By Ross Forman
After Gerard Wozek wrote a couple of short pieces for an anthology published a few years ago, a New York-based editor, Michael Luongo, read his work and was impressed.
Luongo contacted Wozek, a Chicago native and local literature professor, to see if Wozek ever considered doing a book of short travel stories. No, Wozek said, 'but what a great idea.'
And so was born Wozek's toughest literary adventure. Wozek's Postcards From Heartthrob Town: A Gay Man's Travel Tales was released earlier this year by Haworth Press, Southern Tier Editions.
Wozek examines the link between geographical locale and the compass of his own heart. A mix of personal memoirs and fiction, the book contains 19 compelling, poignant short stories that serve as both a travelogue of various locations and a guide to the interior life of a man searching for meaning in the world, redefining travel as both an inner pilgrimage and as a sensuous trek across the globe.
'The best part of the book … well, I tend to like the pieces that were written last the best,' said Wozek, 47, who teaches at Robert Morris College in Chicago and lives in suburban Naperville. 'A lot of the stories were published elsewhere. The editor collected [ the stories ] and put them together. I have a fondness for all of the stories, but, for some reason, the stories that are new, I tend to like them better.'
About 50 percent of Postcards consists of Wozek's memoirs, while the other half is fiction. All destinations are places he's been to; some situations are not his personal experiences.
Wozek, author of the poetry collection Dervish ( Gival Press, 2001 ) , has compiled these emotional short stories that are sojourns to emotional and geographical destinations. He meanders through the desolate plains of his hometown in the Midwest or treks through the lurid trappings of underground Paris, all with a poet's eye for detail. Wozek's stories illustrate the dislocation of the heart and the hunger of the erotic body as it transits through varied frontiers. He tells of a cryptic encounter with a healer in Oaxaca, Mexico; a series of sensual exchanges with a provocative stranger in Vienna, Austria; and a spiritual pilgrimage to the top of Mount Brandon in Ireland.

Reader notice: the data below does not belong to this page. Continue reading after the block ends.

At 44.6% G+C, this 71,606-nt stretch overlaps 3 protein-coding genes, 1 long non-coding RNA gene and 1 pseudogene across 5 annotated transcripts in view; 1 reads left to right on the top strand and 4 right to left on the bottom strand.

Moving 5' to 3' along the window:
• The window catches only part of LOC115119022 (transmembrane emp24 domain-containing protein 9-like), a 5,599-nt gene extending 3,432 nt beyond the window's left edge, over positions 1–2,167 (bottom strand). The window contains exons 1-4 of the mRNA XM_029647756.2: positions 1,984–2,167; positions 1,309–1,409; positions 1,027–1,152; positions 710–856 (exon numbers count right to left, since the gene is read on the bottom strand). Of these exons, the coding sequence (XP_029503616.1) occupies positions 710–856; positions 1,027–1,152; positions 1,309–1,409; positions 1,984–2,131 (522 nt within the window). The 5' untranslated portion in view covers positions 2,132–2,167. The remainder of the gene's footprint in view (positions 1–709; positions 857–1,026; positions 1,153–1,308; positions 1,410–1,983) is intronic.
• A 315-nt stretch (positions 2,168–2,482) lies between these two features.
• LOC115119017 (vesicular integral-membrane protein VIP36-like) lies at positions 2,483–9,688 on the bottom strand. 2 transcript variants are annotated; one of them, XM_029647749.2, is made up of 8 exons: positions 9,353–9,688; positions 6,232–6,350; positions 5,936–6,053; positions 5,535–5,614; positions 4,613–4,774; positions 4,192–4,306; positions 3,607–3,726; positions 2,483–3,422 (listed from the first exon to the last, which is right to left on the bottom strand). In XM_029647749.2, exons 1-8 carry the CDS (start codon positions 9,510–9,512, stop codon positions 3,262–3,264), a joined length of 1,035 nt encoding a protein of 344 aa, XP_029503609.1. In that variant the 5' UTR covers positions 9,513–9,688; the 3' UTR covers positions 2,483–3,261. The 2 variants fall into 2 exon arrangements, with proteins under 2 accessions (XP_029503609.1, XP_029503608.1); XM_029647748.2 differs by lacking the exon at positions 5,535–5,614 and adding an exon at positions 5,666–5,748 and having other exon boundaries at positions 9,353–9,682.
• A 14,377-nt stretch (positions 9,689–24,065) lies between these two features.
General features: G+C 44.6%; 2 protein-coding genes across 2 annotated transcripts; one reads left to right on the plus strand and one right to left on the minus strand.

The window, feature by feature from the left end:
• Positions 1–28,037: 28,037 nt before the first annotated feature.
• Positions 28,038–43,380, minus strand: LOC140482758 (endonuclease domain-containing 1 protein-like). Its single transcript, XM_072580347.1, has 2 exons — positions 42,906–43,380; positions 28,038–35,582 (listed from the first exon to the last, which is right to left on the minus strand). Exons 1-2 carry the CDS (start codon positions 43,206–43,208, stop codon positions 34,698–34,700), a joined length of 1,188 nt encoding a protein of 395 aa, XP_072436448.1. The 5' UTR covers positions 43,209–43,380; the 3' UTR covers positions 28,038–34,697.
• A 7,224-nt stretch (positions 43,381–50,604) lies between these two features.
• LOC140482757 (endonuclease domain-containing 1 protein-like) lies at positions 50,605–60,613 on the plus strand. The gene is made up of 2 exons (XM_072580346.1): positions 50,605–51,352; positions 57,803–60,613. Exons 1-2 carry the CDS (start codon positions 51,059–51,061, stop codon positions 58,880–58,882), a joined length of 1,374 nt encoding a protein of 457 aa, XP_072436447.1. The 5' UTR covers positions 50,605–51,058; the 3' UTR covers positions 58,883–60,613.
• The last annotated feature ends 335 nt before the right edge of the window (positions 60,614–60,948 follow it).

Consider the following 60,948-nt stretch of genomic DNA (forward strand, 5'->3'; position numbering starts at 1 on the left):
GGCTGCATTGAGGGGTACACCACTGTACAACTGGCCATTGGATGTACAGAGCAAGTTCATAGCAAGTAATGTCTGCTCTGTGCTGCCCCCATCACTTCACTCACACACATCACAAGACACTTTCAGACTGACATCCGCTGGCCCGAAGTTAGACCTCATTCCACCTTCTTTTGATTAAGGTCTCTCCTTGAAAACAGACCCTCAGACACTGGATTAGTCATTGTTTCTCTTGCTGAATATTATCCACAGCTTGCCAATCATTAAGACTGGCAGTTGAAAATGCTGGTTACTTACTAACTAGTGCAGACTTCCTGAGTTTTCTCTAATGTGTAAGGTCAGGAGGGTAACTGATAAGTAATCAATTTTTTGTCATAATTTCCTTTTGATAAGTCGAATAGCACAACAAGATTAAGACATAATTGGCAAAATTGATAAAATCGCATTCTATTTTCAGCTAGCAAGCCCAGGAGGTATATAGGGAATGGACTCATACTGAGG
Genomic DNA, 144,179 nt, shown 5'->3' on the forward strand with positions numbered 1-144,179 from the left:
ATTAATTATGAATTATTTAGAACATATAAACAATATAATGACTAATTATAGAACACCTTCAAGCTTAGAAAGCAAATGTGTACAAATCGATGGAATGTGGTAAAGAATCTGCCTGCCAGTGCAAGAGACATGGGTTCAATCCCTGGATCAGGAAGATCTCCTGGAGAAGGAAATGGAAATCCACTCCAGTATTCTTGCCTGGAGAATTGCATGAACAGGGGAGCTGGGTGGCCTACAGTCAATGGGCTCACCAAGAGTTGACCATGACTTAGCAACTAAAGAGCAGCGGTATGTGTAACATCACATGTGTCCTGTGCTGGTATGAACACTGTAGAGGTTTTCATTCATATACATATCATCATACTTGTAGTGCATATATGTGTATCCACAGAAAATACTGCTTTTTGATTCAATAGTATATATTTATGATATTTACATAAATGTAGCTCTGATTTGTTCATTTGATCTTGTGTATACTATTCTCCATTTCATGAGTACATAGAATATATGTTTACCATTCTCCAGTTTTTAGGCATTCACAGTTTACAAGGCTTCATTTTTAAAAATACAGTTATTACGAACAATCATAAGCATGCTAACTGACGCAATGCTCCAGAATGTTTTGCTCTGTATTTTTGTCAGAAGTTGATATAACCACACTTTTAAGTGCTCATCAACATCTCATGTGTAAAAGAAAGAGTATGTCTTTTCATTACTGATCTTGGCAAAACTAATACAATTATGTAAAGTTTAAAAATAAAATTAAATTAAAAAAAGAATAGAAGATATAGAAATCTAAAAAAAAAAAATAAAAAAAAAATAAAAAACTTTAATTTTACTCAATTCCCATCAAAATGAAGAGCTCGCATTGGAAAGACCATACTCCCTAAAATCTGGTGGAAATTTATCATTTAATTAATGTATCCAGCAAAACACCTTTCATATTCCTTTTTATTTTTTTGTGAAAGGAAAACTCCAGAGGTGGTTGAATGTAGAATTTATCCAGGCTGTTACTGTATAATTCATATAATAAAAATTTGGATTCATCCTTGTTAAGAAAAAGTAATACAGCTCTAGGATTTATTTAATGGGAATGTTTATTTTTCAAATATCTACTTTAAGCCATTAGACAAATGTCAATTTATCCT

'I wanted to write a book that looked at travel from a gay perspective, and tried to look at what are the unique characteristics to gay men in particular who travel and what are they looking for,' Wozek said. 'One theme that seemed to emerge is, home. Are we always fleeing home? Are we escaping from home? And I wanted to look at how home that impacts gay men.
'Traveling is really important because it's not just about seeing other places; it's really about encountering yourself in different situations.'
Despite the title, and the author himself being gay, Wozek is convinced the book will expand beyond the LGBT community. 'I've had straight people read the book, and they tell me that there are universal themes in the book that they can relate to as well,' he said.
Wozek, who attended West Aurora High School and then Loyola University and eventually received his Master's degree from DePaul University, said his favorite travel destination is Paris, where he lived and taught English for just over a year. 'I have a lot of fond memories of Paris,' he said. 'There's something about Paris that really resonates with me, that really captures something in me.'
Some of the book's characters are traveling with companions, much the way Wozek has, at times, traveled with companions.
'Hopefully, through this book, you can get a better idea of home—why we leave home and what we're looking for when we cross borders. What is it we're really seeking when we get on a plane and go to a different country?' Wozek said.
So why is the collection called 'Postcards from Heartthrob Town?'
'The title of the collection is derived from the second story in the collection,' he said. 'That story revolves around a young boy who is just becoming aware of his queerness. Within the plot of that particular story, the boy, growing up in the late 1960s, creates actual 'postcards' for himself, fashioned from cut-outs from magazines. He pretends that the postcards have been sent to him from 'Heartthrob Town,' or from the men in popular culture with whom he wishes he could have an encounter with: Elton John, Simon and Garfunkel, Marlon Brando, Bobby Sherman [ and ] Davy Jones as well as 'beefcake' muscle posers such as Armando Vega, Steve Reeves and Jack LaLanne.'